WDC, along with a number of conservation and animal protection organisations, is calling on the Japanese government to prove that a shipment of Icelandic whale products that arrived in Ishinomaki, Japan, on November 14th does not include illegally imported meat from hybrid blue-fin whales.
Japan’s highly controversial whaling season in the Antarctic has begun again with hunting vessels leaving the western Japanese port of Shimonoseki today. Their mission is to slaughter up to 333 minke whales through until March 2019 for research.
According to local independent newspaper, Novaya Gazeta it is the largest number of marine mammals to be held in this way, and prosecutors are said to be investigating whether the orcas and belugas are being kept in the tiny enclosures illegally.
WDC is delighted to announce that it has received its largest corporate donation to-date of just under $680k from our friends at Humble Bundle following WDC’s nomination as Humble Bundle’s ‘charity of the month’ for August. The donation will be used to support our vital world to put an end to the cruel practice of keeping whales and dolphins in captivity.
Photographer, Mandy Barker has combined her interest in taking pictures and football (or soccer) to highlight the issue of plastic pollution in the ocean and on the shorelines of the world.
Her latest, thought-provoking photography project was triggered in the run-up to the 2018 World Cup and uses striking images of washed-up plastic footballs to shed light on the sheer scale of plastic debris.
UK Secretary of State for the Environment, Michael Gove announced a Fisheries Bill in Westminster that says it will ‘ensure that negative impacts of fishing activities on the marine ecosystem are minimised.’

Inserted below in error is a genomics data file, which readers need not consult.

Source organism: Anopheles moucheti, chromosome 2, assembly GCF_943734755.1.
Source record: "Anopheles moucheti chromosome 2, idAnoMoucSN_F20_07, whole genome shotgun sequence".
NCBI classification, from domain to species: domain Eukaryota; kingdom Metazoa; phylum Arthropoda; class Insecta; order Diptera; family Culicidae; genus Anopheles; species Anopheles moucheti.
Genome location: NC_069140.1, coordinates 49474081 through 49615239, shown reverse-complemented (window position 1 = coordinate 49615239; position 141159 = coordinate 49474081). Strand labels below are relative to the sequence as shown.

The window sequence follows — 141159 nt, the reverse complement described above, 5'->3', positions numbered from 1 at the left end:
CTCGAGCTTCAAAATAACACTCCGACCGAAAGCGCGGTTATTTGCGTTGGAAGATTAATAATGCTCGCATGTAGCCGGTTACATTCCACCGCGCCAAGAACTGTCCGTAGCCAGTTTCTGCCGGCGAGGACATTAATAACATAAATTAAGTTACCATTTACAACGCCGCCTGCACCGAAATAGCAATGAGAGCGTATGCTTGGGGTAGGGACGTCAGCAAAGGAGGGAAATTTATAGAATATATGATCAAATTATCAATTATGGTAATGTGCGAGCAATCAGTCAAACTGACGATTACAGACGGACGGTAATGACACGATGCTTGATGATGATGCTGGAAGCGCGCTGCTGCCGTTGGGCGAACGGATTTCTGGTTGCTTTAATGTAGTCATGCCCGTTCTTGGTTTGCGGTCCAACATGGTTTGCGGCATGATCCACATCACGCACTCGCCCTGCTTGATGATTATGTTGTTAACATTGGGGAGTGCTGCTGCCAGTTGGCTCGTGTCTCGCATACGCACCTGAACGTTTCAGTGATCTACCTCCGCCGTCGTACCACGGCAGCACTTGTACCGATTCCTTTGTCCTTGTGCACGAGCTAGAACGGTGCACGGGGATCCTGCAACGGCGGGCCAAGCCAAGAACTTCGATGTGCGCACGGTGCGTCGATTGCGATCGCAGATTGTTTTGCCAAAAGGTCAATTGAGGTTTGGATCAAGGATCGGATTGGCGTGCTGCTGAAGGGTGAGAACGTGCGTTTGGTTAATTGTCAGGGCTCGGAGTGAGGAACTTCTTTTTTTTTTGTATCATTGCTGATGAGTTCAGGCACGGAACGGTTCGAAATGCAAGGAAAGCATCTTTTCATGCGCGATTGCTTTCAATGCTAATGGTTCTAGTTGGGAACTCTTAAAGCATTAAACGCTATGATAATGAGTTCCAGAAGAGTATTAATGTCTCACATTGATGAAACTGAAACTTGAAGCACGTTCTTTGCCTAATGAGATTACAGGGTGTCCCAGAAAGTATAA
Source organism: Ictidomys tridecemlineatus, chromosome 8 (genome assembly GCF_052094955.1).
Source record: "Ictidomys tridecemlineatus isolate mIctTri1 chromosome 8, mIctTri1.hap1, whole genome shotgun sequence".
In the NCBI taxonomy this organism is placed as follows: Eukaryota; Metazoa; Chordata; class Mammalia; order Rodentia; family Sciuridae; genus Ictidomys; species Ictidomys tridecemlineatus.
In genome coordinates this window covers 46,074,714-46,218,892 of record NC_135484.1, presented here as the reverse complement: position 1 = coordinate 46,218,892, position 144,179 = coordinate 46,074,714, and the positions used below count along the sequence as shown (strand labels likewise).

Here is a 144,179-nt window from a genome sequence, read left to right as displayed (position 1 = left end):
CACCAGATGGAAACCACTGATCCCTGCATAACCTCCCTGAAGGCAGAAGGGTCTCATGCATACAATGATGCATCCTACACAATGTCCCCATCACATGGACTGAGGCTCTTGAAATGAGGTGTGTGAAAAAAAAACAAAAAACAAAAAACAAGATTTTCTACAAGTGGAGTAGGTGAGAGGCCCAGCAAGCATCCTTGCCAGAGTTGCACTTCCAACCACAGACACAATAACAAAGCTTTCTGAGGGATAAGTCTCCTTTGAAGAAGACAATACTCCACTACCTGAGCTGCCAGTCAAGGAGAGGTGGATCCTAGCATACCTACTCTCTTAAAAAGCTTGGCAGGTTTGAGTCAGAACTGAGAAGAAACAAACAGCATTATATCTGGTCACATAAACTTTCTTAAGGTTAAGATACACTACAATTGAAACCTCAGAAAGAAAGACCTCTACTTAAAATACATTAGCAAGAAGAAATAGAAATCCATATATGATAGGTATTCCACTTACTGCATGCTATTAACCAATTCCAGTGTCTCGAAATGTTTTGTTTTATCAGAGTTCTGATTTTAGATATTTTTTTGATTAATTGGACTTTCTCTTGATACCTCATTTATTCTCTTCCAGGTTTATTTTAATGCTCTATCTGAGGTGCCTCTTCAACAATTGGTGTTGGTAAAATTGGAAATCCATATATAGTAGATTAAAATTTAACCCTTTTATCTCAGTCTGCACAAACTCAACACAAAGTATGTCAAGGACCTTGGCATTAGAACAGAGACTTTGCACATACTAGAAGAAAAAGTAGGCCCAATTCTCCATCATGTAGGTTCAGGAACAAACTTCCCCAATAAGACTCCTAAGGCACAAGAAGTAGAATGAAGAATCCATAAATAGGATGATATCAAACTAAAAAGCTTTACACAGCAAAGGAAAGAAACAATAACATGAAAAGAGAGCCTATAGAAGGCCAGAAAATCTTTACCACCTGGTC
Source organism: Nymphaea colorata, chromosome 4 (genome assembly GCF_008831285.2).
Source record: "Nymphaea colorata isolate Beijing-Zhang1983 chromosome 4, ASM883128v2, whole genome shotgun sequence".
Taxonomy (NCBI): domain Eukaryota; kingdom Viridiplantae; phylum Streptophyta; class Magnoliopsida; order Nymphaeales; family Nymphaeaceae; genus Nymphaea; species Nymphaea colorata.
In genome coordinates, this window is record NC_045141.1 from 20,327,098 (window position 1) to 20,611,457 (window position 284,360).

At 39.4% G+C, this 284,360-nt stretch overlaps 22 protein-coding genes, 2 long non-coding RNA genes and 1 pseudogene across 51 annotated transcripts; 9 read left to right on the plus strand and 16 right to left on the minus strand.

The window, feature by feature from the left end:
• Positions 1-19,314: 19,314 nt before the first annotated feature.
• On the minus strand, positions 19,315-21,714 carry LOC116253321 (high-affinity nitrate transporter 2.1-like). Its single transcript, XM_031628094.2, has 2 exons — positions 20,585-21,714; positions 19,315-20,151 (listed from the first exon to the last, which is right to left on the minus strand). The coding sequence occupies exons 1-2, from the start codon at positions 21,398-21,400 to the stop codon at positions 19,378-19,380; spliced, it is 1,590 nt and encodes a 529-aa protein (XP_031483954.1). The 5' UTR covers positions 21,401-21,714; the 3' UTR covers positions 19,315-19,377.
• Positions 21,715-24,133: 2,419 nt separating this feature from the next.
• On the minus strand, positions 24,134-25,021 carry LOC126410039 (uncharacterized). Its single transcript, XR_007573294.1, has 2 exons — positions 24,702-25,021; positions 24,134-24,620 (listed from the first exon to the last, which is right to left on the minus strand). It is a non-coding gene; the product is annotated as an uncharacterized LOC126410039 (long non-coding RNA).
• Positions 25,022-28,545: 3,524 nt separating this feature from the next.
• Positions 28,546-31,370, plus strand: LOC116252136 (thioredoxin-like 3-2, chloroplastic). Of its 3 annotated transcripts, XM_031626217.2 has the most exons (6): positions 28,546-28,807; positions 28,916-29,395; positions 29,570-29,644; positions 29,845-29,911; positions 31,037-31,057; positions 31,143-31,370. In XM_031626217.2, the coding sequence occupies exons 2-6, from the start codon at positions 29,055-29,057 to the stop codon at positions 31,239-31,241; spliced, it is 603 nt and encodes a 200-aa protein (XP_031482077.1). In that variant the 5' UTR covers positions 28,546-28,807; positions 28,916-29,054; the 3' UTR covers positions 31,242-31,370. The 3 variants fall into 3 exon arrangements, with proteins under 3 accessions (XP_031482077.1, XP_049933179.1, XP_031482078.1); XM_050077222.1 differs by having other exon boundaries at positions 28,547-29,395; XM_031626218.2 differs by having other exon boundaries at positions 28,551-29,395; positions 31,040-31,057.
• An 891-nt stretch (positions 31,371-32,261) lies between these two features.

The announcement states that the Bill will deliver on the UK government’s commitment to sustainable fishing and marine conservation.
After 3 years the Canadian Senate has finally passed a Bill to outlaw the captivity of whales, dolphins and porpoises in Canada.
Bill S-203 now needs to be passed by the House of Commons by May. If it is approved, a fine of up to $200,000 could be imposed on anyone keeping and breeding whales and dolphins in captivity.
The first evidence of microplastics making their way into humans has been revealed by scientists studying participants from the UK, Finland, Italy, the Netherlands, Poland, Russia and Austria.
Nine different types of plastic were found in the faeces of every person who took part in the study, 20 microplastic particles in every 10 grams of stool, which suggests humans are swallowing them in food.
Plastic in the gut could suppress the immune system and aid transmission of toxins and harmful bugs or viruses, experts believe.
From 22nd until 28th of October you can support us whilst buying and selling items on eBay. WDC will be featured at checkout, giving you the chance to donate when grabbing a bargain. And, if you’re one of the millions of people who use eBay to sell your unwanted items, you can also support our work by donating a percentage of your eBay sales to WDC – a perfect reason to have that overdue wardrobe clear out.